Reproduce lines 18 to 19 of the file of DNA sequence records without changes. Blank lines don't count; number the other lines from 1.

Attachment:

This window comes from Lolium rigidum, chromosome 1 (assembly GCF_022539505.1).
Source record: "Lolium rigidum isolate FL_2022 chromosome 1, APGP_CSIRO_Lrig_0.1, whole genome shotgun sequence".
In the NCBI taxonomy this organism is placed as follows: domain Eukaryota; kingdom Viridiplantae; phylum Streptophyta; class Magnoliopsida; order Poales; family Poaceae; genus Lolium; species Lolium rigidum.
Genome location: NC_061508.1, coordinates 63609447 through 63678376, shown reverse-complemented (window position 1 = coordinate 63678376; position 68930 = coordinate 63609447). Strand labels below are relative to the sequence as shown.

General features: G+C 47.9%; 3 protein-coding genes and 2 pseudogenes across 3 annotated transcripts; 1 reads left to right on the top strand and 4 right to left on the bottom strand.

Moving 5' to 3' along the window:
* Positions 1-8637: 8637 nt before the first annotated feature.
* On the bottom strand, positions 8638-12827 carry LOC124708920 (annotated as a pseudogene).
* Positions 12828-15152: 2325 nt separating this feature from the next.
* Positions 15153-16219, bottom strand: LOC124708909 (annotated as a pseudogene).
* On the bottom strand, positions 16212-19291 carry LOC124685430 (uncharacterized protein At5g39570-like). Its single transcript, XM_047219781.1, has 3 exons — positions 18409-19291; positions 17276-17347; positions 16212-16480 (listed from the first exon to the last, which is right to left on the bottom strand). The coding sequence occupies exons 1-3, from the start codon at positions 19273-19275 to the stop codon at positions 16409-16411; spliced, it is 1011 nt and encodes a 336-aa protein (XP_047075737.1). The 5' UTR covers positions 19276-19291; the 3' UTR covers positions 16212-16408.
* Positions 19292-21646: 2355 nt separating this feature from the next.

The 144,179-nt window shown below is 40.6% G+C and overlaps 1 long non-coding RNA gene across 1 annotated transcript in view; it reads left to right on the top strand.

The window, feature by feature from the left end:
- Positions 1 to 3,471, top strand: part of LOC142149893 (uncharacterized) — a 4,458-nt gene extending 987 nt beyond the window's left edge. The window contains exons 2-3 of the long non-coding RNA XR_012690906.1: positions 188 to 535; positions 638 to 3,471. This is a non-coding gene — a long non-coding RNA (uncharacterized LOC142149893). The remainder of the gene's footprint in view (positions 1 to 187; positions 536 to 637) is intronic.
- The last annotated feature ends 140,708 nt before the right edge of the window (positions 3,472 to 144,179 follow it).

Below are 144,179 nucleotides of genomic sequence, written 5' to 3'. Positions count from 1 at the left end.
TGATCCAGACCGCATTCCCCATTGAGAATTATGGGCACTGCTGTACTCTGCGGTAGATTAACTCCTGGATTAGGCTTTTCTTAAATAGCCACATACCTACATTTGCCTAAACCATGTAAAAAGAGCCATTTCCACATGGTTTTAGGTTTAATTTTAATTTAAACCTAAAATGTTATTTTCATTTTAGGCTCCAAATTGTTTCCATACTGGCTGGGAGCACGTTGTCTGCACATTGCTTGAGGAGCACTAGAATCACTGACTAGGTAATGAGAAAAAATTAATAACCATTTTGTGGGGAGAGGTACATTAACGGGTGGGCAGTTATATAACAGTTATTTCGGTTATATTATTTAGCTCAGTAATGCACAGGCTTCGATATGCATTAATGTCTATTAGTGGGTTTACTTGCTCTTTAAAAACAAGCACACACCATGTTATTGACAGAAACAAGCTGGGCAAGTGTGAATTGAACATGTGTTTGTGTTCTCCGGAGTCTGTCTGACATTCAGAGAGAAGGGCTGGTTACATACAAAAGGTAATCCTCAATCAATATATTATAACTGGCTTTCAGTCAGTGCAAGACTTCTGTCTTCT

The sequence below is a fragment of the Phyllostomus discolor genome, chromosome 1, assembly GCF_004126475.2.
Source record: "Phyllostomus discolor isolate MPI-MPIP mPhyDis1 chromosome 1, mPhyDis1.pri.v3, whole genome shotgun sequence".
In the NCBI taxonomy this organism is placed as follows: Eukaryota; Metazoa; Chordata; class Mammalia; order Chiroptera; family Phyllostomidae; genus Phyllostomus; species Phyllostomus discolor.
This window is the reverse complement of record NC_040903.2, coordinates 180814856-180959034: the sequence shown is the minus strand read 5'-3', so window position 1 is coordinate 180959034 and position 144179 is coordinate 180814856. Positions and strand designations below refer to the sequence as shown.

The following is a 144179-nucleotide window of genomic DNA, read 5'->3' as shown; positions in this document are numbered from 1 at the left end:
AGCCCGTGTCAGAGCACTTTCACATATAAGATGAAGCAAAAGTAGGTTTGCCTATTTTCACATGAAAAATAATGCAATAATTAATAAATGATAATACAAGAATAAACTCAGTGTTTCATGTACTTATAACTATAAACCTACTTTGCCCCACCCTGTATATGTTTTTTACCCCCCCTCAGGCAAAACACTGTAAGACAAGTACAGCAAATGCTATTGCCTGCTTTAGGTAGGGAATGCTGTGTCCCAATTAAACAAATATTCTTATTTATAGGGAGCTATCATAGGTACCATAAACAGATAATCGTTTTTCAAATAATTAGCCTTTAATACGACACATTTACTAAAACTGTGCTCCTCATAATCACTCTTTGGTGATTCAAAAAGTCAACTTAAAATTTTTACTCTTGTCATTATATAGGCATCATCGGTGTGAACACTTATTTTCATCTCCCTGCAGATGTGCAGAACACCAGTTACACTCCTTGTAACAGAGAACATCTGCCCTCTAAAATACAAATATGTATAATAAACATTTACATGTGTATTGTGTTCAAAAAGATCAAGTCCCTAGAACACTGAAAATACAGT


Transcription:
TGATCCAGACCGCATTCCCCATTGAGAATTATGGGCACTGCTGTACTCTGCGGTAGATTAACTCCTGGATTAGGCTTTTCTTAAATAGCCACATACCTACATTTGCCTAAACCATGTAAAAAGAGCCATTTCCACATGGTTTTAGGTTTAATTTTAATTTAAACCTAAAATGTTATTTTCATTTTAGGCTCCAAATTGTTTCCATACTGGCTGGGAGCACGTTGTCTGCACATTGCTTGAGGAGCACTAGAATCACTGACTAGGTAATGAGAAAAAATTAATAACCATTTTGTGGGGAGAGGTACATTAACGGGTGGGCAGTTATATAACAGTTATTTCGGTTATATTATTTAGCTCAGTAATGCACAGGCTTCGATATGCATTAATGTCTATTAGTGGGTTTACTTGCTCTTTAAAAACAAGCACACACCATGTTATTGACAGAAACAAGCTGGGCAAGTGTGAATTGAACATGTGTTTGTGTTCTCCGGAGTCTGTCTGACATTCAGAGAGAAGGGCTGGTTACATACAAAAGGTAATCCTCAATCAATATATTATAACTGGCTTTCAGTCAGTGCAAGACTTCTGTCTTCT

The sequence below is a fragment of the Phyllostomus discolor genome, chromosome 1, assembly GCF_004126475.2.